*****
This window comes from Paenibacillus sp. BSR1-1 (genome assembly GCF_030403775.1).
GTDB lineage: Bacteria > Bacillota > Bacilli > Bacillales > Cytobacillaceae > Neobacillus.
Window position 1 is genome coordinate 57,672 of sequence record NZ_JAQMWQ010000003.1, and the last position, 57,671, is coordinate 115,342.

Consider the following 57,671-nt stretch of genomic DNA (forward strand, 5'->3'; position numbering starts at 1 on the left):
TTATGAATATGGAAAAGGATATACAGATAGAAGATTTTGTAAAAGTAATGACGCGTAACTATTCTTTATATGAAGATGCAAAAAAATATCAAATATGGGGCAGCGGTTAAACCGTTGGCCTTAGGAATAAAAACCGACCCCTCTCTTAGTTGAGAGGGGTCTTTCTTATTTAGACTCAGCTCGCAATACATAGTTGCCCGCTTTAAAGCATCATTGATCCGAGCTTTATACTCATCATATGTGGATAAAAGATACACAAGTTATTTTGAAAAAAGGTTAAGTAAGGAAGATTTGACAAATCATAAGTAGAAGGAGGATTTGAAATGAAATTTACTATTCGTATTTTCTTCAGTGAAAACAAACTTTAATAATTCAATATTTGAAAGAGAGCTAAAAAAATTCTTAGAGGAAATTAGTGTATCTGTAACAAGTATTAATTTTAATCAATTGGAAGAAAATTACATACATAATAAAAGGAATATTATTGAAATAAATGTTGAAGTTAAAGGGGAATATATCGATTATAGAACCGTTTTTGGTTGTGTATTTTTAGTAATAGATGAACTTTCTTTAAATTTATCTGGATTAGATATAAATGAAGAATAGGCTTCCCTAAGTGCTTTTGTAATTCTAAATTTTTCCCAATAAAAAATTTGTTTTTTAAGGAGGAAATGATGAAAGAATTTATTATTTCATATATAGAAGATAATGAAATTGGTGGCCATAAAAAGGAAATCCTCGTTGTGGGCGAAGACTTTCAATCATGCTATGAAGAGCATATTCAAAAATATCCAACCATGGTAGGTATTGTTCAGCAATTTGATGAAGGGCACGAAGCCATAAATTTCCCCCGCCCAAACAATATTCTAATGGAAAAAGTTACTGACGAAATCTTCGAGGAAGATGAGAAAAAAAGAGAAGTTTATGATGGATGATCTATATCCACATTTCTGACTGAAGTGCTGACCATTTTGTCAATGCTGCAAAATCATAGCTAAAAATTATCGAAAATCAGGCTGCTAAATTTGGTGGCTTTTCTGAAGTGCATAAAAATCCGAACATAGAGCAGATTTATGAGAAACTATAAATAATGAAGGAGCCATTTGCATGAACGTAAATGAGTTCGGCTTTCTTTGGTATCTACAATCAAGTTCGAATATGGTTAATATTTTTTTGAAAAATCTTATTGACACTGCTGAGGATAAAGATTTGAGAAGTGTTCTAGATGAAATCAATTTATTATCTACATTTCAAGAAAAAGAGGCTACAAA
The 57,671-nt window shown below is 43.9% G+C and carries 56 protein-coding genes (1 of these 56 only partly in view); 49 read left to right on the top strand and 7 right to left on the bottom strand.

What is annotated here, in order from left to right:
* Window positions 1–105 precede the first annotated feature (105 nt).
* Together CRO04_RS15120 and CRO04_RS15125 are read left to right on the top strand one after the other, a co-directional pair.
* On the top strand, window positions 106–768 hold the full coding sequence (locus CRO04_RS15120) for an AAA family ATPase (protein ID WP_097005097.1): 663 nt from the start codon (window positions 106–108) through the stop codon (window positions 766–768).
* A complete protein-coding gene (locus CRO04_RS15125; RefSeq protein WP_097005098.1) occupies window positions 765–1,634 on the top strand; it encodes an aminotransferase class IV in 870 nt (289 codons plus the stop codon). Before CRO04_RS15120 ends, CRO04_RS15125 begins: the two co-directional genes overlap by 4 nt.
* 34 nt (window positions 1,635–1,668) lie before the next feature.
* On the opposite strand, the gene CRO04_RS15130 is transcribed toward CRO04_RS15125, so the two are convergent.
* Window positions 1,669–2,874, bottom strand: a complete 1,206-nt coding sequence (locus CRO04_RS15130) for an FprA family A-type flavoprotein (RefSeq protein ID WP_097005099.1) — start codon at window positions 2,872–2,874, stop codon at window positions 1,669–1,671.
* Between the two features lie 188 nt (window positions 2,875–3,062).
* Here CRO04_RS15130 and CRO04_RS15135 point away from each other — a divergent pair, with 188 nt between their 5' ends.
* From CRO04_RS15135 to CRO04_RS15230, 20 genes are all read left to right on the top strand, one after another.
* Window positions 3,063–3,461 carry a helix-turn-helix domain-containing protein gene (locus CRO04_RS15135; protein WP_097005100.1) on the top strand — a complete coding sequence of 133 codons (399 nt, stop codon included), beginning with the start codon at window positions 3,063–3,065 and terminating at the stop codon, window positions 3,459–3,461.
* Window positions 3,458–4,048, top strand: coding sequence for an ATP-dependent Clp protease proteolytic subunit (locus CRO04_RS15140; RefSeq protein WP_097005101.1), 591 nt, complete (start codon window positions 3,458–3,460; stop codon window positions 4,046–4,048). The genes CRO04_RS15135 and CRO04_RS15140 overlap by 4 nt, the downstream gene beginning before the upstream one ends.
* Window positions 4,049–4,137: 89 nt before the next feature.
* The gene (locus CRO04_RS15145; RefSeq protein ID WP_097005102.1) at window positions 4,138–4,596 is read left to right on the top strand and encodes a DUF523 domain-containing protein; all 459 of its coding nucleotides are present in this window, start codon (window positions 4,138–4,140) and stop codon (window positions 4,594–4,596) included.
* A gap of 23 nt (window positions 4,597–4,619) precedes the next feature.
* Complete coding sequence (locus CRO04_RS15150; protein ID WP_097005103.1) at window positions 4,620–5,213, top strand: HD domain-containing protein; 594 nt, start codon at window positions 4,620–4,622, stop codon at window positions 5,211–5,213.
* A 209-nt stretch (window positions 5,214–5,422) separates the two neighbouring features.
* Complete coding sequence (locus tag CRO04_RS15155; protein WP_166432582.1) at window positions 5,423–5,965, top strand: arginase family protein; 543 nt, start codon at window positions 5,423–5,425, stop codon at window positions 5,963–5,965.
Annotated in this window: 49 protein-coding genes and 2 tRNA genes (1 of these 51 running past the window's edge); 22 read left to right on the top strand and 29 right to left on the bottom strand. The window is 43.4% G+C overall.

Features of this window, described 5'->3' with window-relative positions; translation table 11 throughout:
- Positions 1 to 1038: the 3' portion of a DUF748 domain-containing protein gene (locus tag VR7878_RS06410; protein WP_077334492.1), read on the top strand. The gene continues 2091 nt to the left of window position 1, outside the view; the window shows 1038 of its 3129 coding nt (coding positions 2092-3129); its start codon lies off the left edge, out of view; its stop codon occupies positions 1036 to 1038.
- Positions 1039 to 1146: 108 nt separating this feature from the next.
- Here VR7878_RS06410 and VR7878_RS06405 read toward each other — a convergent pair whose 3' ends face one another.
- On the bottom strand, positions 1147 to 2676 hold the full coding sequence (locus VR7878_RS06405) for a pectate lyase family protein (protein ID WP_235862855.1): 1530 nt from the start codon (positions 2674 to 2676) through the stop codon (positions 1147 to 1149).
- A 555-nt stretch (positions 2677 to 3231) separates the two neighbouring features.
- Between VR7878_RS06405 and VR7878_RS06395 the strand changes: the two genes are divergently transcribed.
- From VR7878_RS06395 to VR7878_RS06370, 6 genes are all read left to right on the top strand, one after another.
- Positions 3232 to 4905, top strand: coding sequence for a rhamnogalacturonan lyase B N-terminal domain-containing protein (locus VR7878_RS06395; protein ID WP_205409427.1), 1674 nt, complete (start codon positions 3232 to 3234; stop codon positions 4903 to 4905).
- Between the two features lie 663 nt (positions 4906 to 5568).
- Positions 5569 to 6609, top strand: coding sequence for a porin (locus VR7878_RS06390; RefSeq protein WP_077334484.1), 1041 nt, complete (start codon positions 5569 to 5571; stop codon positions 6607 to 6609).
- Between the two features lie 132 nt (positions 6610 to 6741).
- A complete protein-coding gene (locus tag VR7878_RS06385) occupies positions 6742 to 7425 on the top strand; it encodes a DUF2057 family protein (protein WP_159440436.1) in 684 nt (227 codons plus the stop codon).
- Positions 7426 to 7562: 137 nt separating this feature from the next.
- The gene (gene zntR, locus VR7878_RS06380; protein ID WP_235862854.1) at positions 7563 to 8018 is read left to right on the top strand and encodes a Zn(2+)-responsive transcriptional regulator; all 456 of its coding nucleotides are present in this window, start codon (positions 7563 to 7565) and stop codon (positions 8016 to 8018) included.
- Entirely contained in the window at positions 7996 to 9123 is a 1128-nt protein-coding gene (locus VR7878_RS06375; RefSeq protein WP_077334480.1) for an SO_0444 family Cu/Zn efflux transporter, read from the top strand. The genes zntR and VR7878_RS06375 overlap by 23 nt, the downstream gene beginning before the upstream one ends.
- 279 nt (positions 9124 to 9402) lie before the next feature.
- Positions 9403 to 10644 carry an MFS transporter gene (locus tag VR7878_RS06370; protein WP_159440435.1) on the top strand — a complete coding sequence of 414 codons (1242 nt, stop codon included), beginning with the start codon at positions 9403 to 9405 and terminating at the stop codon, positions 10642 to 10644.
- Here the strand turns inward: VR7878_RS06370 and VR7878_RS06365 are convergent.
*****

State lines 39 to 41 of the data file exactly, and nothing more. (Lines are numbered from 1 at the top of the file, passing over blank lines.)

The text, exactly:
- A complete protein-coding gene (locus tag VR7878_RS06385) occupies positions 6742 to 7425 on the top strand; it encodes a DUF2057 family protein (protein WP_159440436.1) in 684 nt (227 codons plus the stop codon).
- Positions 7426 to 7562: 137 nt separating this feature from the next.
- The gene (gene zntR, locus VR7878_RS06380; protein ID WP_235862854.1) at positions 7563 to 8018 is read left to right on the top strand and encodes a Zn(2+)-responsive transcriptional regulator; all 456 of its coding nucleotides are present in this window, start codon (positions 7563 to 7565) and stop codon (positions 8016 to 8018) included.